Federal officials are also examining the impact of a downgrade in large but esoteric financial markets where U.S. government bonds serve an extremely important function. They were generally confident that markets would hold up, but were closely monitoring the situation. Regulators said that the downgrade would not affect how banking rules treat Treasury bonds as risk-free assets.

The ratings action immediately fueled partisan wrangling Friday night. Allies to Obama said it underscored his call for a grand bargain that would trim $4 trillion from the federal budget involving a mix of tax revenues and spending cuts.

Republicans criticized Obama’s handling of the economy.

Standard & Poors rating downgrade is a deeply troubling indicator of our country’s decline under President Obama, said Republican presidential candidate Mitt Romney.

S&P has angered government officials with aggressive warnings over the past few months of a potential downgrade. Those warnings, so far, have not worried government bond markets.

Whats more, the two other major credit rating companies, Moodys Investors Service and Fitch Ratings, have said they would preserve the nations AAA rating for now.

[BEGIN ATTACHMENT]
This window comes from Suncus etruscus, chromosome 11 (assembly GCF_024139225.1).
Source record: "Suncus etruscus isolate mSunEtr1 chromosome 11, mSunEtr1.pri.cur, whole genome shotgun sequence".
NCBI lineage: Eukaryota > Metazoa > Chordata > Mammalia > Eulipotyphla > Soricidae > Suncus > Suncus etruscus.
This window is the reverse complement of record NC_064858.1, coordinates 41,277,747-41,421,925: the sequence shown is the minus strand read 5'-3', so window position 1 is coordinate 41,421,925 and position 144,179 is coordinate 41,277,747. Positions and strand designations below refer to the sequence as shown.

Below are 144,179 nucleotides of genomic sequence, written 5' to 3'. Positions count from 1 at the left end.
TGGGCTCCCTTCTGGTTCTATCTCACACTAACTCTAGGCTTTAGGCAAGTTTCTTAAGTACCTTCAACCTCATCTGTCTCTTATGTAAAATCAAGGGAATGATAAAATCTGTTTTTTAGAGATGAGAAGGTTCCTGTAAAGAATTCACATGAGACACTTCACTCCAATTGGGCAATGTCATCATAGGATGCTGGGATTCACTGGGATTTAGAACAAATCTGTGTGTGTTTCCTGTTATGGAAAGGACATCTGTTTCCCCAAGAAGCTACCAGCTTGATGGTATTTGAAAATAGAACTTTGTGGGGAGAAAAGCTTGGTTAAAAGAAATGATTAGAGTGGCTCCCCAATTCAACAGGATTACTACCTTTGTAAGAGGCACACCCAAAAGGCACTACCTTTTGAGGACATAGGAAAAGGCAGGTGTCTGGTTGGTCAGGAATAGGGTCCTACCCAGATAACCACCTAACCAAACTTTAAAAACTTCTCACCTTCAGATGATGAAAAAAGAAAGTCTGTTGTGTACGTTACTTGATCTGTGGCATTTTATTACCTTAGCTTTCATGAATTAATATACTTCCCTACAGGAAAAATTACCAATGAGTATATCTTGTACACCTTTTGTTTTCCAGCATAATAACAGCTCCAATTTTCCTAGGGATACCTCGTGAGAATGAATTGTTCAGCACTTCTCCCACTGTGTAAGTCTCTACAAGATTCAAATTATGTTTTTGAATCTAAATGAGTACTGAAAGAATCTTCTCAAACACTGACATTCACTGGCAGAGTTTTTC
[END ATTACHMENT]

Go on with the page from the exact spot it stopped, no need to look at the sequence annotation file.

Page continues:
S&Ps downgrade was as much a political critique as a financial conclusion. It is based on a view that American political leaders would be unable to come up with at least $4 trillion in savings, which is needed to bring the nations debt to a manageable level over the next decade.

The debt deal swung earlier this week proposed spending cuts in two phases. Democrats and Republicans agreed to the first round, worth nearly $1 trillion. But a Congressional committee must decide the remaining $1.2 trillion to $1.5 trillion and S&P questioned whether that would ever happen.

S&P added that it expects that the upper income Bush-era tax cuts will continue, despite vows from Obama to end the breaks next year.

The majority of Republicans in Congress continue to resist any measure that would raise revenues, the firm said.

S&Ps downgrade served as an indictment of the gridlock that sent the nation to the edge of defaulting on its debt obligations. It is also striking in part because it reflects the tremendous power of a small group of financial analysts employed by a New York company part of McGraw-Hill. In Europe, political leaders have taken aim at credit rating companies when they cut the ratings of governments struggling with heavy debt burdens.

S&P said the nation could suffer additional downgrades later on if the nations debt burden grows worse. A new political consensus might (or might not) emerge after the 2012 election, but we believe that by then, the government debt burden will likely be higher, the firm said.

The company said the United States financial position was diverging from that of other AAA countries, including Canada, France, Germany and the United Kingdom. The firm made clear there is little likelihood of the United States regaining its AAA rating in coming years.

Countries with a AA+ rating include New Zealand and Belgium. Among those countries with a AA rating, one notch lower, are Bermuda, Spain, and Qatar.